Leaked report details Lebanon refugee policy
Report by Lebanese general security directorate demands that airlines not bring Palestinian refugees from Syria.
Beirut, Lebanon – Struggling to deal with over one million refugees from Syria, Lebanon has recently limited its open-border policy and deported Palestinian refugees from Syria back to Syria.
Although on May 8, the Lebanese Ministry of Interior stated that “there is no decision preventing Palestinian refugees in Syria from entering Lebanon and passing through the country”, Amnesty International issued a report on July 1 that includes an alleged leaked document from the Directorate of General Security. In it, Lebanon’s general security directorate ordered all airlines to “not transport any traveller who is a Palestinian refugee in Syria to Lebanon no matter the reason and regardless of the documents or IDs that they hold”, threatening to penalise airlines in case of non-compliance.
In doing so, Lebanon has put itself in violation of international law’s non-refoulement principle, which prohibits the return of individuals to a situation where they would be at risk of persecution or serious human rights abuses.
The leaked document is dated May 3, the same day 41 Palestinian refugees from Syria were arrested in Beirut’s Rafiq Hariri airport on the charge that they were holding fake Libyan visas – which is difficult to verify since Libya does not have an embassy in Lebanon. The next day, they were returned to Syria.
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“This measure was implemented after the 41 refugees were caught with fake visas, and was effective for one week only” to prevent such actions from happening again, Khalil Gebara, adviser to the Ministry of Interior, told Al Jazeera. But Khairunissa Dhala, refugee researcher at Amnesty International, argued that they were returned to Syria “because if they got arrested as illegal migrants in Europe”, where they were expected to go after reaching Libya, “they would have been sent back to Lebanon, as Syria is at war”.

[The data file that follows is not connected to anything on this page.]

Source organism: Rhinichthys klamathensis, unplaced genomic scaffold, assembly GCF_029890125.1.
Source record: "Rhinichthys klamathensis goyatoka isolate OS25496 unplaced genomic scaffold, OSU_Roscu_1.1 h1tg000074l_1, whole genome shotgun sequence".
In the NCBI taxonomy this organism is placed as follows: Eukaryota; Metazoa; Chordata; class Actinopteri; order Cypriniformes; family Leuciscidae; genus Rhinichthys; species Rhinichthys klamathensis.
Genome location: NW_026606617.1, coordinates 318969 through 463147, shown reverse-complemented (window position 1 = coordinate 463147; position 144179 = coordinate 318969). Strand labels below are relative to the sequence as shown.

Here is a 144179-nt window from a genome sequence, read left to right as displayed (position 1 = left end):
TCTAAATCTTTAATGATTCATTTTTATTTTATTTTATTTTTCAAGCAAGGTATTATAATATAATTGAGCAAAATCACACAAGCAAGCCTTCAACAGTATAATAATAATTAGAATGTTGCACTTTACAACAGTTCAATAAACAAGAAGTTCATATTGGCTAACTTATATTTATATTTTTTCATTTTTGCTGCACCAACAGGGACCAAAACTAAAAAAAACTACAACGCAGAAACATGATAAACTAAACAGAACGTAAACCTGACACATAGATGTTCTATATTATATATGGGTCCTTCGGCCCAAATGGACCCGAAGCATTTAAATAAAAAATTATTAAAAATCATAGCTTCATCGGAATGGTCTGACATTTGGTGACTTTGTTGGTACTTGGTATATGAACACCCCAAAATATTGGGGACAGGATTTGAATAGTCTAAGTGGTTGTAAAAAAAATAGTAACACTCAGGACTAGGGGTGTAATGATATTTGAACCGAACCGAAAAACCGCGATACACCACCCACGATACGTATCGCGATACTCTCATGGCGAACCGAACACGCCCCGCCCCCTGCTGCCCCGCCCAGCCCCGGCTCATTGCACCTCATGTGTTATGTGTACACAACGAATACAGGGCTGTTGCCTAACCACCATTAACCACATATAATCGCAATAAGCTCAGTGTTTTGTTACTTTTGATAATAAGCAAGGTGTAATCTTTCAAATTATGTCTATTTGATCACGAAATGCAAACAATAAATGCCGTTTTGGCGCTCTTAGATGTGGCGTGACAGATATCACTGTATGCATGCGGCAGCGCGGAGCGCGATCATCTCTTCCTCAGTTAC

Normally, Palestinian refugees from Syria entering Lebanon are granted a transit visa that they turn into a one- or two-year residency permit. But Amnesty’s report states that “since May, the authorities have refused to renew visas for some Palestinian refugees without any reason given”.
Amnesty reported several cases of people going back to Syria to register births, get documents for residency permit renewal, or to take school exams without being allowed back to Lebanon. These policies have resulted in many families being separated. Gebara said that the Lebanese authorities were working closely with UNRWA – the UN agency monitoring Palestinian refugees – to help Palestinian refugees from Syria, especially with regard to family reunification.
Lebanon has been struggling to cope with the large influx of refugees from Syria, who account for at least one-third of the Lebanese population. Already in a dire economic situation, the refugee crisis has cost the 10,400sqr km country approximately $2.5bn just last year. So far, Lebanon has received only 23 percent of the international funding it was promised to handle refugees, while the United States and the European Union have welcomed a derisory small number of them on their soils. Other Middle Eastern countries have also restricted access. Palestinian refugees from Syria have been denied entry to Jordan since 2012, according to Amnesty International.